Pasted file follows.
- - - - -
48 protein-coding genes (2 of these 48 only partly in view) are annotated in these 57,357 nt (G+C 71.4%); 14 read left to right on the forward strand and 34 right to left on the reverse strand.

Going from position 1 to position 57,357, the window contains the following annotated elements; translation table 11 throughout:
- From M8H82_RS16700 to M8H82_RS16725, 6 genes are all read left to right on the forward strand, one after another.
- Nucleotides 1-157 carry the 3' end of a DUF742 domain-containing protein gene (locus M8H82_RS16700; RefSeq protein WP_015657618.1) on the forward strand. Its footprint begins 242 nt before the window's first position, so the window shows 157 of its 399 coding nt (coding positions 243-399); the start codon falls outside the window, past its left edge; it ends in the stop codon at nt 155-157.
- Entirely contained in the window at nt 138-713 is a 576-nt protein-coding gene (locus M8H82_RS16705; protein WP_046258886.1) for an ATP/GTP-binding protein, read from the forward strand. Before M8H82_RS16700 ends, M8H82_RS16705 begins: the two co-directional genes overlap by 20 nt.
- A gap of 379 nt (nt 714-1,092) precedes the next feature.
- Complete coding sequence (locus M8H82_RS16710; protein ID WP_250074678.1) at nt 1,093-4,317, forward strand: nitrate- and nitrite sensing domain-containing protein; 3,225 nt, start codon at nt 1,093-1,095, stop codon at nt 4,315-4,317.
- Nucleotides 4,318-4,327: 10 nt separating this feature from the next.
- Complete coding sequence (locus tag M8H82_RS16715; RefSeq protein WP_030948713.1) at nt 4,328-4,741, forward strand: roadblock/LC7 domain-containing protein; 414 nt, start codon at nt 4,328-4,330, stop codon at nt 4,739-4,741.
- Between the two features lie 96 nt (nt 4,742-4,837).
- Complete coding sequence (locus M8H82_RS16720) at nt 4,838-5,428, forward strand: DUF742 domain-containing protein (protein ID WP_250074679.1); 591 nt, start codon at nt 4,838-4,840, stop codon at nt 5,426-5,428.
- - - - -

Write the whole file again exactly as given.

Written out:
48 protein-coding genes (2 of these 48 only partly in view) are annotated in these 57,357 nt (G+C 71.4%); 14 read left to right on the forward strand and 34 right to left on the reverse strand.

Going from position 1 to position 57,357, the window contains the following annotated elements; translation table 11 throughout:
- From M8H82_RS16700 to M8H82_RS16725, 6 genes are all read left to right on the forward strand, one after another.
- Nucleotides 1-157 carry the 3' end of a DUF742 domain-containing protein gene (locus M8H82_RS16700; RefSeq protein WP_015657618.1) on the forward strand. Its footprint begins 242 nt before the window's first position, so the window shows 157 of its 399 coding nt (coding positions 243-399); the start codon falls outside the window, past its left edge; it ends in the stop codon at nt 155-157.
- Entirely contained in the window at nt 138-713 is a 576-nt protein-coding gene (locus M8H82_RS16705; protein WP_046258886.1) for an ATP/GTP-binding protein, read from the forward strand. Before M8H82_RS16700 ends, M8H82_RS16705 begins: the two co-directional genes overlap by 20 nt.
- A gap of 379 nt (nt 714-1,092) precedes the next feature.
- Complete coding sequence (locus M8H82_RS16710; protein ID WP_250074678.1) at nt 1,093-4,317, forward strand: nitrate- and nitrite sensing domain-containing protein; 3,225 nt, start codon at nt 1,093-1,095, stop codon at nt 4,315-4,317.
- Nucleotides 4,318-4,327: 10 nt separating this feature from the next.
- Complete coding sequence (locus tag M8H82_RS16715; RefSeq protein WP_030948713.1) at nt 4,328-4,741, forward strand: roadblock/LC7 domain-containing protein; 414 nt, start codon at nt 4,328-4,330, stop codon at nt 4,739-4,741.
- Between the two features lie 96 nt (nt 4,742-4,837).
- Complete coding sequence (locus M8H82_RS16720) at nt 4,838-5,428, forward strand: DUF742 domain-containing protein (protein ID WP_250074679.1); 591 nt, start codon at nt 4,838-4,840, stop codon at nt 5,426-5,428.